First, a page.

Terrain shapes and bedrock
According to COUNTRYAAH, Indonesia’s many islands lie in arcuate rows along the continental shelves, often with deep-sea tombs on the convex side. In Indonesia, the Eurasian plate, the Pacific plate and the Indian-Australian plate meet. Along the boundaries between these large plates and a number of smaller ones between them, different types of movements occur, such as collisions, fracturing and rotation. Indonesia, together with the surrounding mainland, forms a moving and fragmented land area. Deep-sea tombs and volcanoes form when one plate dives below another. Thus, Borneo, Sumatra and Java as well as Bali and the other Small Sunda Islands form part of the Eurasian plate. This is bounded by the Java tomb in the south, where the Indian-Australian plate dives. The Sulawesi and the Moluccas with their associated tombs are an extension of the Philippines and the Japanese islands.
Low alluvial plains spread along the coasts. At Borneo, their average height falls below 200 m above sea level.
Sumatra, 1,700 km long, has two mountain ranges between the two coastal plains, of which the western is volcanically active.
Java is 1,050 km long and has several longitudinal zones, including a northern one with some 35 active volcanoes, of which 17 have recently erupted. The many small islands have similar structure and terrain.
Irian Jaya is penetrated by a wide and high mountain range, whose highest peak reaches 5,030 m above sea level. It has a core of gneisses and granites, most overlain by young sediments, and belongs to the alpine mountain range.
Indonesia’s location on both sides of the equator provides a humid tropical climate. The temperature is high and even all year round and varies more with the altitude than with the latitude. The annual average temperature is 23-31 ° C, but varies widely in the mountain areas. Only in Irian Jaya is the height sufficient for snow to fall.
The rainfall in Indonesia follows the monsoon and varies greatly. Most rain falls in December – March, while June – October is dry season in the area from central Java and east. The annual rainfall in most of Indonesia is 2,000-3,000 mm or more. The western monsoon from Southeast Asia provides high rainfall in southern Sumatra, Java and the Small Sunda Islands, while the eastern monsoon in June – August introduces dry air from Australia. As it passes the equator it becomes southwest monsoon and provides additional rainfall.
Botanically, the area – along with tropical South America – is the richest in the world, with perhaps 45,000 species of vascular plants. It is dominated by tropical rainforests, including species in the families palms (including sago palm), mulberry plants (including figus), dipterocarpus plants, cherimoyas plants and clusia plants. The rainforests are rich in epiphytes, not least orchids (more than 2,000 species in New Guinea). Despite extensive forests, there are still large areas of native forest, mainly on Sumatra, Borneo and western New Guinea. The densely populated Java is dominated by rice crops and has only fragments of natural vegetation. In drier areas, there are sparse, deciduous monsoon forests, which have often been transformed into savannah or grassland dominated by, among other things. the genus Imperata and Andropogon. At sea bays and estuaries, mangrove vegetation occurs, often along with the low-stemmed nipa palm.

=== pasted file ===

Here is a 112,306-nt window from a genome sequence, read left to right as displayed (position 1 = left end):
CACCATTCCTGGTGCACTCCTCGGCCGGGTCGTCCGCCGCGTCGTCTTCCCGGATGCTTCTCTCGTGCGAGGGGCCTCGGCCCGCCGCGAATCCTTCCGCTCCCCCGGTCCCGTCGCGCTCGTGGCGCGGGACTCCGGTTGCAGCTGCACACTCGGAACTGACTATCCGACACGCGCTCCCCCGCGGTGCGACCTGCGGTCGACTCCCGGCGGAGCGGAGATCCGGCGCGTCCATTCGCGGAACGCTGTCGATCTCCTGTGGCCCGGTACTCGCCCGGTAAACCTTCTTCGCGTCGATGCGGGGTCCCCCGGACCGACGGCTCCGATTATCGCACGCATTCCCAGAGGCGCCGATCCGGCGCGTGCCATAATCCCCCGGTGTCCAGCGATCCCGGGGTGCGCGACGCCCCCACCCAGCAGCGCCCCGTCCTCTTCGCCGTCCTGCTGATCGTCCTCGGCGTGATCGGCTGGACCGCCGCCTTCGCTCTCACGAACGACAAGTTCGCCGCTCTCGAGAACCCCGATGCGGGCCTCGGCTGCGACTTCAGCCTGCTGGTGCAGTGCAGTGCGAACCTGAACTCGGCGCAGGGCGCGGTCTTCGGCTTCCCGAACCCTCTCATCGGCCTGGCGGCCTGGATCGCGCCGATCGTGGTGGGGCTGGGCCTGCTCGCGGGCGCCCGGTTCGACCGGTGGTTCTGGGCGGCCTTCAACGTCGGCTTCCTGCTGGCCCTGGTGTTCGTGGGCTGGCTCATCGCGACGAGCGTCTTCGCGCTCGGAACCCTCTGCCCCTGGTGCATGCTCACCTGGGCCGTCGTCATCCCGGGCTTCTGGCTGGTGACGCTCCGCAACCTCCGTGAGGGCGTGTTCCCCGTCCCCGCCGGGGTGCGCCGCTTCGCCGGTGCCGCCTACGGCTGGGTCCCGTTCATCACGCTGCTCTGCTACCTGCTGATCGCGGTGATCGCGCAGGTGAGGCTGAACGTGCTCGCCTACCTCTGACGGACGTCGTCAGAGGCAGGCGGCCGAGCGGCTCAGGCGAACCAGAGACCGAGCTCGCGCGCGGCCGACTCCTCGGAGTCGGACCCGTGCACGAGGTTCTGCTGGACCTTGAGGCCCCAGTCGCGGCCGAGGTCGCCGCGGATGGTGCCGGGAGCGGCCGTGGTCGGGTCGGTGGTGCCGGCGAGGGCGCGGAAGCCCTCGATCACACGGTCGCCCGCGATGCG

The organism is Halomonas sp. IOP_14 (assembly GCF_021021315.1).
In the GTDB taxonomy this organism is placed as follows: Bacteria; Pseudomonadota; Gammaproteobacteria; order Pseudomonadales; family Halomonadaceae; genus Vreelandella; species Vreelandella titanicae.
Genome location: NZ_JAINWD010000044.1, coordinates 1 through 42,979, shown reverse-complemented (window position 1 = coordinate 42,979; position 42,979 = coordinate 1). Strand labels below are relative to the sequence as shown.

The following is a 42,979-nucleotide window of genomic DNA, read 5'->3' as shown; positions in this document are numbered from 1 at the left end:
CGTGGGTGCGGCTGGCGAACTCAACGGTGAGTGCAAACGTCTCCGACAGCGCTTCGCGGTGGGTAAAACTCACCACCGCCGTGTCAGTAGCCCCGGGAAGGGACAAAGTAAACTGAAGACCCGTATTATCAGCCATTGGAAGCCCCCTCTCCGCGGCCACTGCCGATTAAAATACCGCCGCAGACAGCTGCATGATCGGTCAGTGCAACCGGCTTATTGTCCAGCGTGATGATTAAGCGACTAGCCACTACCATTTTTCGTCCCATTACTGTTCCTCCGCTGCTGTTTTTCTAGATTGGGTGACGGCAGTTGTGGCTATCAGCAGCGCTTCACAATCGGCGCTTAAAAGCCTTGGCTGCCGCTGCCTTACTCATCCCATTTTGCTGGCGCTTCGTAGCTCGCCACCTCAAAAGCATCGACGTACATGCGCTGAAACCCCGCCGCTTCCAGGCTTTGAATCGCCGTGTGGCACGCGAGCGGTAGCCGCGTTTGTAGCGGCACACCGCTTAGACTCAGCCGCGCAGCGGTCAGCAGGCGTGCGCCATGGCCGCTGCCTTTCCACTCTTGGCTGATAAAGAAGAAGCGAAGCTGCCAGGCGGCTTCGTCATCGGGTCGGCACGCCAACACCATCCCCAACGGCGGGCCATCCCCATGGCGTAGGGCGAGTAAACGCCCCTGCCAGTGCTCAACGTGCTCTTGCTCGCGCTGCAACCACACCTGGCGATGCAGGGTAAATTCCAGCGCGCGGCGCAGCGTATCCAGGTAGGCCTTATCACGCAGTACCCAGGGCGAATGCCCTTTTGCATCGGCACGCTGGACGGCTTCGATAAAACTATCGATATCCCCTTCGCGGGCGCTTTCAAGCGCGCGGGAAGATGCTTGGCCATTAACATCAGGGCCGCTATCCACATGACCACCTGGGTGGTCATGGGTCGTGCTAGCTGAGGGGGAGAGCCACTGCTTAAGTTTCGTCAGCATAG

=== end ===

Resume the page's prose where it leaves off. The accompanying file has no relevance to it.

Of the approximately 2,200 families in the area, 25% are white, 25% Asian, 40% more or less endemic, 5% Australian, and a few (mainly on mountain peaks) of Holarctic origin. Australian elements include the genus iron trees and eucalyptus. The world’s southernmost pine species, Piʹnus merkuʹsii, grows on Sumatra.
Since colonial times, Leiden in the Netherlands has been the center of exploration of Indonesia’s flora; where coordinated the Flora Malesiana project (started in the 1940s). One of the world’s largest botanical gardens is found in Bogor near Jakarta.
Wildlife is very rich and includes more than 500 species of mammals (of which almost 200 are endemic), about 1,500 species of birds, about 1,000 species of amphibians, about 7,000 species of fish and probably well over 100,000 species of insects. The richness of the species is because rainforest biome dominates, because isolated islands provide a prerequisite for species formation and because Indonesia lies within two different animal geographic regions with different fauna: the oriental region west of Sulawesi and the Australian region (compare animal geography). Within the former region there are a number of large placental mammals, such as Indian elephant, orangutan (Borneo and Sumatra), nose monkey (Borneo), macaques, leaf monkeys, gibbones, tiger (Sumatra) and other cats, Malay bear, deer, scabies, java horn, Sumatran rhino (Sumatra and Borneo) and a variety of Asian bird groups; in the other region there are marsupials, paradise birds, deciduous birds and cashiers.
Many islands have endemic species, on Sulawesi almost all mammals, including anoa and dwarf genoa (two related species of ox animals) and two species of ghost animals, on Borneo 79 species of mammals, on Bawean Kuhl’s deer (Ceʹrvus kuʹhli); silver-colored gibbon (Hyloʹbates moʹloch), on Komodo and Rinca the giant Komodo Waran and on New Guinea, among others. long- billed marsupial pigs (Zagloʹssus bruiʹjni) and a wide variety of bird species.
There are three species of crocodiles in Indonesia: delta crocodile (formerly widespread throughout the area, now rare), New Guinea crocodile (Crocodyʹlus noʹvaeguineʹae; endemic in New Guinea) and false gavial (on Borneo and Sumatra). Among the insects are the large colorful bird butterflies, up to more than 30 cm long wandering sticks, wandering leaves and very large cicadas.
See also Borneo and New Guinea.
In 2010, Indonesia had 50 national parks (including three marinas). Of these, six were World Heritage sites. About 15% of Indonesia’s land area has some form of nature protection.